Airports National Policy Statement
Dear Secretary of State,
The UK has a legally binding commitment to reduce greenhouse gas emissions under the Climate Change Act. The Government has also committed, through the Paris Agreement, to limit the rise in global temperature to well below 2°C and to pursue efforts to limit it to 1.5°C.
We were surprised that your statement to the House of Commons on the National Policy Statement on 5 June 2018 (1) made no mention of either of these commitments. It is essential that aviation’s place in the overall strategy for UK emissions reduction is considered and planned fully by your Department.
The Committee on Climate Change (CCC) does not have a view on the location of airport capacity, as long as total UK aviation emissions are compatible with meeting the 2050 climate objectives.
In its projections, the Committee has made a relatively generous provision for aviation emissions compared to other sectors:
• Our analysis has illustrated how an 80% economy-wide reduction in emissions could be achieved with aviation emissions at 2005 levels in 2050. Relative to 1990 levels this is a doubling of emissions, and an increase in its share of total emissions from 2% to around 25%. We estimate that this would allow for around 60% growth in aviation demand, dependent on the delivery of technological and operational improvements and some use of sustainable biofuels.
• Aviation emissions at 2005 levels in 2050 means other sectors must reduce emissions by more than 80%, and in many cases will likely need to reach zero.
• Higher levels of aviation emissions in 2050 must not be planned for, since this would place an unreasonably large burden on other sectors.
The Airports Commission also incorporated the CCC’s advice on aviation, concluding that ‘any change to [the] UK’s aviation capacity would have to take place in the context of global climate change, and the UK’s policy obligations in this area’. (2)
We look forward to the Department’s new Aviation Strategy in 2019, which we expect will set out a plan for keeping UK aviation emissions at or below 2005 levels by 2050. To inform your work we are planning to provide further advice in spring 2019.
We would welcome the opportunity to discuss these matters more fully.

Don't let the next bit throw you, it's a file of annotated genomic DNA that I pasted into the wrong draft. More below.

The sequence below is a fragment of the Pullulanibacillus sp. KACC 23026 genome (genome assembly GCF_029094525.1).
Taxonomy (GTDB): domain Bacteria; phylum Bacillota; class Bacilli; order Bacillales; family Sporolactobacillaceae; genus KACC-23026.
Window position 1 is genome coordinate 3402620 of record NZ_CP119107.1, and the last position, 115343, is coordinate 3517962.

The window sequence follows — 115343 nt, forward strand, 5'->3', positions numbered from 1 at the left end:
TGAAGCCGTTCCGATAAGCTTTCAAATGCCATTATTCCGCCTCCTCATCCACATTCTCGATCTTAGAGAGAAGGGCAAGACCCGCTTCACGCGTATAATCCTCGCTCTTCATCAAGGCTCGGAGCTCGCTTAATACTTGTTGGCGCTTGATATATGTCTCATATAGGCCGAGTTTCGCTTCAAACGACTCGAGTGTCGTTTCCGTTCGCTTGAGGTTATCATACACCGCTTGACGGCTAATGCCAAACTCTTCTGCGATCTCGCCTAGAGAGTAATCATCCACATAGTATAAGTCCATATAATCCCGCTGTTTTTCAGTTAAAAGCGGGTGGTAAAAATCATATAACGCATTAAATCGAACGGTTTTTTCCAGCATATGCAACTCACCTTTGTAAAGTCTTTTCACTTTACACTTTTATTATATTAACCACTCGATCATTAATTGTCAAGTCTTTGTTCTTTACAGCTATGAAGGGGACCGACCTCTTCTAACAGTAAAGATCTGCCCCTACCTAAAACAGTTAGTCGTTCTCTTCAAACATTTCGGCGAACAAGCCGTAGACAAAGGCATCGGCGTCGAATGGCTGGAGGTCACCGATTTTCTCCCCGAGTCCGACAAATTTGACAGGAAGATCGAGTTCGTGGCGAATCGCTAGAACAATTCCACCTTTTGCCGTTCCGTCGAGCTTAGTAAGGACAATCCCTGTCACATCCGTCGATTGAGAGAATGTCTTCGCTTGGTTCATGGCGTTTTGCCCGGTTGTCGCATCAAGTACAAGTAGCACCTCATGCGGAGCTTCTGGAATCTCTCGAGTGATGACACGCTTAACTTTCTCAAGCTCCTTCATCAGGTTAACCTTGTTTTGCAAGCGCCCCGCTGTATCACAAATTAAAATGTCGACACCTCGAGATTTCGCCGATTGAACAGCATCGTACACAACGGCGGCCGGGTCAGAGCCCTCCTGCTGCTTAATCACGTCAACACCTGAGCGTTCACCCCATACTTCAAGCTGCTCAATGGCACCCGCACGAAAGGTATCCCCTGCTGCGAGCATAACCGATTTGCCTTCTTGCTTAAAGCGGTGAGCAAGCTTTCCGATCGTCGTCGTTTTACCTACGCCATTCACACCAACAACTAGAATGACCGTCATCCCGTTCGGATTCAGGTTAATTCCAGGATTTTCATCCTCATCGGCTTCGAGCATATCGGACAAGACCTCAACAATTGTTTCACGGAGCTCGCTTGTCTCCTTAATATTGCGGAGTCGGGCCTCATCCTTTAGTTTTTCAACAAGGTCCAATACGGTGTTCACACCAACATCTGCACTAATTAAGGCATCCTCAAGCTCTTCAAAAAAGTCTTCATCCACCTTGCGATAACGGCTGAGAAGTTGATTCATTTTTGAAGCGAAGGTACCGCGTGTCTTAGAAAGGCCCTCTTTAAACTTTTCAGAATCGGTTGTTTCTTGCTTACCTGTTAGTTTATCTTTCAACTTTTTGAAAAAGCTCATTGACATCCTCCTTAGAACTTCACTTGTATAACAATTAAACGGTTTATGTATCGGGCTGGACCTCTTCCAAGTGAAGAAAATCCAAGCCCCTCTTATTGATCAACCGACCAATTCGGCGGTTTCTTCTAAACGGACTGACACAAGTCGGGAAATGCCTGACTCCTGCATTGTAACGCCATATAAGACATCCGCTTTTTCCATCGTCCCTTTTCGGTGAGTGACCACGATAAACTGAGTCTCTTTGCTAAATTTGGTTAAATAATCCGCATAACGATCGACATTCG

Lord Deben, Chairman, Committee on Climate Change
Baroness Brown of Cambridge Deputy Chair, Committee on Climate Change
(2).Airports Commission (2015) Final Report, page 65.
UK climate advisers issue Heathrow warning
‘Higher levels of aviation emissions in 2050 must not be planned for’
Zach Boren @zdboren
Carbon emissions from the aviation industry must not rise if the UK is to meet its legally-binding climate change targets, according to the government’s independent climate advisers.
In a letter to Transport Secretary Chris Grayling following his statement on the government’s airport policy, the chair and deputy chair of the Committee on Climate Change (CCC) wrote:
“Aviation emissions at 2005 levels in 2050 means other sectors must reduce emissions by more than 80%, and in many cases will likely need to reach zero.
Higher levels of aviation emissions in 2050 must not be planned for, since this would place an unreasonably large burden on other sectors.”
The government’s latest figures foresee aviation emissions rising by 7.3 million tonnes CO2 by 2030 if a third runway is developed at Heathrow airport — equivalent to the annual CO2 emissions from Cyprus.
The Davies Commission report from 2015 that recommended expanding Heathrow instead of Gatwick said a mammoth CO2 price of £330 per tonnes by 2050, in addition to unspecific biofuels wizardry, would be required for the UK to stay within its carbon budget.
It has been calculated that a carbon price at this level would add over £130 to a return trip from London to New York.
CCC writes to Chris Grayling about Airports National Policy Statement – Committee on Climate Change
Cait Hewitt, Deputy Director of the Aviation Environment Federation, said: “The Government’s own forecasts show Heathrow expansion sending UK aviation CO2 emissions well beyond the limit that the CCC recommends.
“There are no measures set out in the NPS to tackle this, and no climate change condition linked to the expansion.”
“The Government has never been able to show how it can square a new runway with the Climate Change Act, even based – as it is – on a target of limiting the risk of 2 degrees of global warming.
“It’s impossible to see how any increase in airport capacity could be compatible with the more ambitious target set by the Paris Agreement.”
In April, climate minister Claire Perry announced that the CCC will review the country’s 2050 targets in light of the new 1.5 degrees warming ambition outlined in the Paris Agreement, but the group has yet to receive official instructions and would not comment as to whether increased airport capacity could be compatible with the net zero goal.
Of course it stands to reason that if Heathrow expansion jeopardises the UK’s existing climate targets, it would make more dramatic carbon cuts even more difficult.
‘All domestic flights will need to end pretty much immediately’
If the UK does put in place a 2050 net-zero emissions target then that could be especially costly for the country’s domestic air routes.
Leo Murray, director of campaigning group Fellow Travelers, explained: “International air travel emissions have a uniquely ambiguous status under UK carbon budgets, in which they are not quite in and not quite out.
This means politicians have a lot of wriggle room to express vague aspirations about global deals to tackle these greenhouse gases.”
Emissions from domestic air travel, by contrast, are very much part of our national inventory and the legal framework for the UK Climate Change Act.”
“And if Britain moves to a net zero 2050 target to honour the Paris Agreement, all domestic flights will need to end pretty much immediately.”